In the drawings, Fig. 1 is a flow diagram indicating the steps in the manufacture of the denture and their relationship to each other, while Fig. 2 shows the denture having a plastic plate i 0, teeth I I, and a cast metal mesh base [2 on the upper or tissue engaging surface of the plate. lhe mesh openings of the base are filled with the plate material but otherwise the shape of the denture with the base therein is exactly the same as the shape that the denture would have taken had it been made according to conventional practice, 1. e., without the cast metal mesh base in it.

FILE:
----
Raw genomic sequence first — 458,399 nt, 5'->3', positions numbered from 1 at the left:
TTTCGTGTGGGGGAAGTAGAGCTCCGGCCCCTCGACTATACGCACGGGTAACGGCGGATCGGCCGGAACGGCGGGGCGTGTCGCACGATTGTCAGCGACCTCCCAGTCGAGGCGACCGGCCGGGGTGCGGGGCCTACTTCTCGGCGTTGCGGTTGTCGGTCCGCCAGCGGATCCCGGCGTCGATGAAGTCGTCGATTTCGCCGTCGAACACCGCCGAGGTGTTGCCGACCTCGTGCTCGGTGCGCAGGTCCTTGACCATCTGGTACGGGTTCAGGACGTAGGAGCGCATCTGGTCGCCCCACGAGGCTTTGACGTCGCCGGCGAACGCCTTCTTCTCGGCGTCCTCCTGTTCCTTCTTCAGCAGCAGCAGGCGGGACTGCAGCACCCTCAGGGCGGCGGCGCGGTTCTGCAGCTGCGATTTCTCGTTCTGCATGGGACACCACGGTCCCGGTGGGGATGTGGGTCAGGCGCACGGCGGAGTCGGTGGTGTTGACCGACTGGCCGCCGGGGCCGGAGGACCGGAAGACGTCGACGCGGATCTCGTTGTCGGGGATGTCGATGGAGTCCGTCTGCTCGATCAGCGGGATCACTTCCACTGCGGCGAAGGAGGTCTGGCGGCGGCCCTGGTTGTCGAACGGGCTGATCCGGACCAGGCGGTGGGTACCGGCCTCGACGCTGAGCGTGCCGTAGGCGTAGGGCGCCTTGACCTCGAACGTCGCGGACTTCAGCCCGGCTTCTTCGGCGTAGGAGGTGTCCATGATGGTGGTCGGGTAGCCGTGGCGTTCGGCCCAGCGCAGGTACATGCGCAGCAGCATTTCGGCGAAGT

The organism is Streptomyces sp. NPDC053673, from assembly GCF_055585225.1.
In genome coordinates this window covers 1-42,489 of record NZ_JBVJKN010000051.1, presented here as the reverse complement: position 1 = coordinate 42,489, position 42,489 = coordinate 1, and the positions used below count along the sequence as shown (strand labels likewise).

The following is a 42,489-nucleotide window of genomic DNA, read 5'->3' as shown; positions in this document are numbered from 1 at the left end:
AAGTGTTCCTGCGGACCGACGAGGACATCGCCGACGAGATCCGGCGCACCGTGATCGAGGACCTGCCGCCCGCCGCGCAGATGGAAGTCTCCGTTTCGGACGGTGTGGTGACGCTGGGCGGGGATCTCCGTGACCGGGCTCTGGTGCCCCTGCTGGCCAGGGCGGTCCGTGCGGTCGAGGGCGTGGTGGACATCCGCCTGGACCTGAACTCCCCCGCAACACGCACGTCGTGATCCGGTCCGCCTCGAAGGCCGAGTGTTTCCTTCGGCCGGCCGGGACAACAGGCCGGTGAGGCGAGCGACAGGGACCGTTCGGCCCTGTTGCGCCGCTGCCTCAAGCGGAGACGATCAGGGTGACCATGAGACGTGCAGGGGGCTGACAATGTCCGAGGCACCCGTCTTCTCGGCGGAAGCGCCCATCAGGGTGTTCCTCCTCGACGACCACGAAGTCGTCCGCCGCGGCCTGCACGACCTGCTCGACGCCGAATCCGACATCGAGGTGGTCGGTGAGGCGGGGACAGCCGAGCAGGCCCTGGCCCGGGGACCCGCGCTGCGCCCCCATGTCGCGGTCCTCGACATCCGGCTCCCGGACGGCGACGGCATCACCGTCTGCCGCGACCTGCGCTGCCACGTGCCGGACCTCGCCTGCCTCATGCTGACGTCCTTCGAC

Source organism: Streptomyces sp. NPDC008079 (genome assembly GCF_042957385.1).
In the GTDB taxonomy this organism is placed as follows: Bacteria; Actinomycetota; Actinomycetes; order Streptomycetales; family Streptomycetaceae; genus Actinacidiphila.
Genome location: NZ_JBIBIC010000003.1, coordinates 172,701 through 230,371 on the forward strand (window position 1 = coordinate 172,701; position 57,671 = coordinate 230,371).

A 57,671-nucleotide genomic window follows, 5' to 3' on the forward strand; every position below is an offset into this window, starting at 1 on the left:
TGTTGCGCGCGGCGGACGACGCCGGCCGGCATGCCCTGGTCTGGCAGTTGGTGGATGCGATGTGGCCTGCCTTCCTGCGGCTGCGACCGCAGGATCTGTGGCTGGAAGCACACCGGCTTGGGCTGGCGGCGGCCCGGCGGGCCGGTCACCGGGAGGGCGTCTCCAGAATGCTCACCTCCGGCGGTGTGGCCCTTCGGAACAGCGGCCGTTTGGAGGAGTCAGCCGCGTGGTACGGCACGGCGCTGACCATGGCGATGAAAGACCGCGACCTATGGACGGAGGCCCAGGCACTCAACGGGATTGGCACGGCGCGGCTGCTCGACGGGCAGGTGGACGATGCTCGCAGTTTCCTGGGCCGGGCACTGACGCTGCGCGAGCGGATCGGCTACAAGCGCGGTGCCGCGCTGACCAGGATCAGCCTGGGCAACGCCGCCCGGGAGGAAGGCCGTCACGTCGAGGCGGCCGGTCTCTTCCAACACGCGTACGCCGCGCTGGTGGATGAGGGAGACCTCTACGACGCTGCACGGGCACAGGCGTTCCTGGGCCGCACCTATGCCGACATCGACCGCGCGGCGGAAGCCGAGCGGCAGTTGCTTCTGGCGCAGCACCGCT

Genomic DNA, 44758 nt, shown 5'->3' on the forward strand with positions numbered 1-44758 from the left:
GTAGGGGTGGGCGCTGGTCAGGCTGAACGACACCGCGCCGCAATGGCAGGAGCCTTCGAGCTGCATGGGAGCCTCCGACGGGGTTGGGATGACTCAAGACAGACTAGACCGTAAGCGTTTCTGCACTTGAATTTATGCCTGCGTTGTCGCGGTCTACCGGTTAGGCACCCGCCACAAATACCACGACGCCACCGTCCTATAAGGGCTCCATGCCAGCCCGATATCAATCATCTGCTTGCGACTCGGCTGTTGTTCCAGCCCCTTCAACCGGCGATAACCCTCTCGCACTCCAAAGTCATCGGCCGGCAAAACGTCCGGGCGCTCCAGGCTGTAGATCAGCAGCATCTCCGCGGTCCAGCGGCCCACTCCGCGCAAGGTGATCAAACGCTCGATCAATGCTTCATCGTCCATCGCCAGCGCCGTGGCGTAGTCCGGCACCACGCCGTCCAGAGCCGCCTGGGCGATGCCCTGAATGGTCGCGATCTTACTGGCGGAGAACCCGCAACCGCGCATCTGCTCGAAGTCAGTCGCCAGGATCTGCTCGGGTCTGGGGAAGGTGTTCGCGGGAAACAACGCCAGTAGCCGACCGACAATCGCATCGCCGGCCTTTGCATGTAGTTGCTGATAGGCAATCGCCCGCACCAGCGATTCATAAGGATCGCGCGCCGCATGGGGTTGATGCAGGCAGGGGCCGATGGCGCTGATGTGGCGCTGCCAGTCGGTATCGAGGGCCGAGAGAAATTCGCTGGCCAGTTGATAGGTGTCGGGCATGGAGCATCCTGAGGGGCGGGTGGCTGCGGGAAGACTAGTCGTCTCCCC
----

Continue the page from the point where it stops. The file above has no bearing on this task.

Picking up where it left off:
The manufacture of a denture with a cast metal mesh base in place on the tissue engaging surface thereof will generally follow the conventional method of manufacturing of dentures with, however, slight variations. In the manufacture of dentures, it is conventional first to take an impression, a negative, and then to cast one or more positive dies from such impression. In my method, I cast at least two duplicate positive dies, using both of them. At this point, however, my method takes on a variation from the conventional method, for at this point, I make on one of the two duplicate dies a wax pattern of a cast metal mesh base to be cast onto that die, and then I cast a metal mesh base from such pattern onto that die. Both the forming of the wax pattern and the casting of the base from such pattern can be done according to techniques well known in dental laboratories. The casting may be by the well known lostwax method, wherein the die and pattern are invested in a suitable investing plaster which is heated to vaporize and destroy the wax to leave a space into which the casting metal is poured to form the base. When the casting is completed the die and the investment are broken away from the casting to leave the latter free. Then I transfer the completed cast metal mesh base to the other die, and from there on I proseed again according to conventional practice, fitting teeth in wax on the cast metal mesh base, now on the second die, then investing the model thus formed in plaster in a flask to form a mold, and then forming a plastic denture in such mold around the teeth and the base to form the completed denture with the cast metal mesh base in place in the denture.